Like former course winner McGowan, Canter also made the top 10 in Kenya on the Challenge Tour a couple of weeks ago. That added to T21 at the Tshwane and he seems to have taken a little inspiration from the first win for his great friend Eddie Pepperell.
 
Has been falling just the wrong side of the cut line in 2018 but Brooks was third at Valderrama (R3 64) in October and has some decent Challenge Tour form in Spain too.
 
 
Who's On The Team?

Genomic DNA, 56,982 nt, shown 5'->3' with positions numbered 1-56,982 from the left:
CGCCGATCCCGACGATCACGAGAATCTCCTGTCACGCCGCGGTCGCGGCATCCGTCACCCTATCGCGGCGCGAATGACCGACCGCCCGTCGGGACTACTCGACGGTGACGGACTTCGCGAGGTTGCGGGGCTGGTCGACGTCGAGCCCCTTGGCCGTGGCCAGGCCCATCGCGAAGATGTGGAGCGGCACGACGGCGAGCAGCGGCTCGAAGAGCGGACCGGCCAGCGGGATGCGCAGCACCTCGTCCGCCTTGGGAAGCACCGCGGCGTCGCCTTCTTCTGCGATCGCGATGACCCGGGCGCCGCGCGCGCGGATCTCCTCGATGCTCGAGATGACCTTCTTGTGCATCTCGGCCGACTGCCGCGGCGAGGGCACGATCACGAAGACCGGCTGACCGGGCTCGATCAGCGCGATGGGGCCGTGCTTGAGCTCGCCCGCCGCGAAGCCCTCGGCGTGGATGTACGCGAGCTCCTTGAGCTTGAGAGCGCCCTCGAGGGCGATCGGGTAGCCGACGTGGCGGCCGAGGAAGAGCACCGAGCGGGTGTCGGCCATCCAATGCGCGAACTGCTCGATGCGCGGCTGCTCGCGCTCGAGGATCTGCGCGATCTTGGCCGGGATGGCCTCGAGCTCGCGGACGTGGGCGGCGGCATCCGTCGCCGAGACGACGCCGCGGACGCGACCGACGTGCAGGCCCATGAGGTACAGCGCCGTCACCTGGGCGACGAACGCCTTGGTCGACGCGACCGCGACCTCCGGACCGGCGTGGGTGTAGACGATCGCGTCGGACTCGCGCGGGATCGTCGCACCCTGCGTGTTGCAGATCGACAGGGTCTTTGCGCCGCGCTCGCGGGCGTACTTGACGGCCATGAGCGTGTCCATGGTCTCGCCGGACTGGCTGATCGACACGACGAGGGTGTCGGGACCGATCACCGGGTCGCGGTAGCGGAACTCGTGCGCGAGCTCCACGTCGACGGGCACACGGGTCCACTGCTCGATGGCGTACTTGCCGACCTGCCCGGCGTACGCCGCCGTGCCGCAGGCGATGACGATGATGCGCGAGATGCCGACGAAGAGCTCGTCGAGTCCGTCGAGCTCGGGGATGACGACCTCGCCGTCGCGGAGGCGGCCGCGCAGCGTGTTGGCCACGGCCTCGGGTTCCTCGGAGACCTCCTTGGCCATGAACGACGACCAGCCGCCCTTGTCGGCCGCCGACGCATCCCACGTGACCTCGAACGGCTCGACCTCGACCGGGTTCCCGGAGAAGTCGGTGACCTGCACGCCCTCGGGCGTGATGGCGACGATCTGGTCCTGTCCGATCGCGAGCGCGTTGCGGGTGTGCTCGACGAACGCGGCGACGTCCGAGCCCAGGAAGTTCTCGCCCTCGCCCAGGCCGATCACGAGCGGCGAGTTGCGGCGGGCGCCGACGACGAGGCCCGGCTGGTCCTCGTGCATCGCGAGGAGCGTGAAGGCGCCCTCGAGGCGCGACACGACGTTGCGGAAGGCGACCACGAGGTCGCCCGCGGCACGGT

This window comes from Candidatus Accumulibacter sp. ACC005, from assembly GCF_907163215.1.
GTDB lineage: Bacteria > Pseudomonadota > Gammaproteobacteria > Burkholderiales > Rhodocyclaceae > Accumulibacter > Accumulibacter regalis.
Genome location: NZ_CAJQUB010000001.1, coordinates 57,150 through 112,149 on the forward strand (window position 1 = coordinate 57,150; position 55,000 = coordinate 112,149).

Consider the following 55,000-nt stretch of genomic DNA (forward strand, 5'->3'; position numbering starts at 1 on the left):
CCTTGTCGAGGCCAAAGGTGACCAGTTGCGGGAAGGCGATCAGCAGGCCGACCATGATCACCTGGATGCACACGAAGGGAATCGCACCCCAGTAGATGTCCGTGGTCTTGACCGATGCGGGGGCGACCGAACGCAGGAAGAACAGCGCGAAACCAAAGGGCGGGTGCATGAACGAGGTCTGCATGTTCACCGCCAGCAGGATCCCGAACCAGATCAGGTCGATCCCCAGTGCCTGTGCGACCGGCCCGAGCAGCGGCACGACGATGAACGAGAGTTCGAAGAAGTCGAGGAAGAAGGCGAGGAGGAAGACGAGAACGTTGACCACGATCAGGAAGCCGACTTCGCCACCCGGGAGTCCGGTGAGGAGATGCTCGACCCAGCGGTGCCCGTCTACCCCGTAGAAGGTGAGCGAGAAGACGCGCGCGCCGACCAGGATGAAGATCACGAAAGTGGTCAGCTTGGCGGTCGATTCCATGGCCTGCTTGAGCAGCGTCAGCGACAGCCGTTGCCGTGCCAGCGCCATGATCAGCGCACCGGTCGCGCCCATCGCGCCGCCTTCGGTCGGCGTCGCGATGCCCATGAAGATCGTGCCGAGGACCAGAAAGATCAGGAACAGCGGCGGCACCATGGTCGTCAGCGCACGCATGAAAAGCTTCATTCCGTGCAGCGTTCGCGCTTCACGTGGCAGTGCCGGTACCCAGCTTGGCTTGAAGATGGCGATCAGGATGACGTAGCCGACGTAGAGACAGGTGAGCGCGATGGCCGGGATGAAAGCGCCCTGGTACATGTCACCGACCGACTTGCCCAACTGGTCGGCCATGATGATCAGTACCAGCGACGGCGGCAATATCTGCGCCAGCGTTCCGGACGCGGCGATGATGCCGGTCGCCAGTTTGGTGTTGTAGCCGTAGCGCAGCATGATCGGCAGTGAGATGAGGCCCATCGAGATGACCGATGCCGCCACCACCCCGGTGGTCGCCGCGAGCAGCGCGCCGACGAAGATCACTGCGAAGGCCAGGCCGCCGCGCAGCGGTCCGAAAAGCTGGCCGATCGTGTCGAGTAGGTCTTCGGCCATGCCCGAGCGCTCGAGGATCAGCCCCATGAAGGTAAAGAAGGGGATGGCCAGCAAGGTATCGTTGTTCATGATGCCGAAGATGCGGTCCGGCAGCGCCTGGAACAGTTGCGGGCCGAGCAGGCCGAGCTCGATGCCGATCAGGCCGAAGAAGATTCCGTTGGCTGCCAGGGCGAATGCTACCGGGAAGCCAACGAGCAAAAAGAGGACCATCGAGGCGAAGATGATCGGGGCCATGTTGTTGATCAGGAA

Jon Rahm is impossible to ignore and despite his poor course record it seems foolish to overlook Rafa Cabrera Bello.
 
Two other Spaniards are high in my thoughts: Pablo Larrazabal and Gonzalo Fernandez Castano.
 
The possibility of low scoring demands Andy Sullivan is on the short list. 
 
I'll reveal the full team in the Playing the Tips column on Tuesday.
 
 
One To Swerve
 
Victor Dubuisson's poor Spanish form and lengthy absence earns him a week on the bench.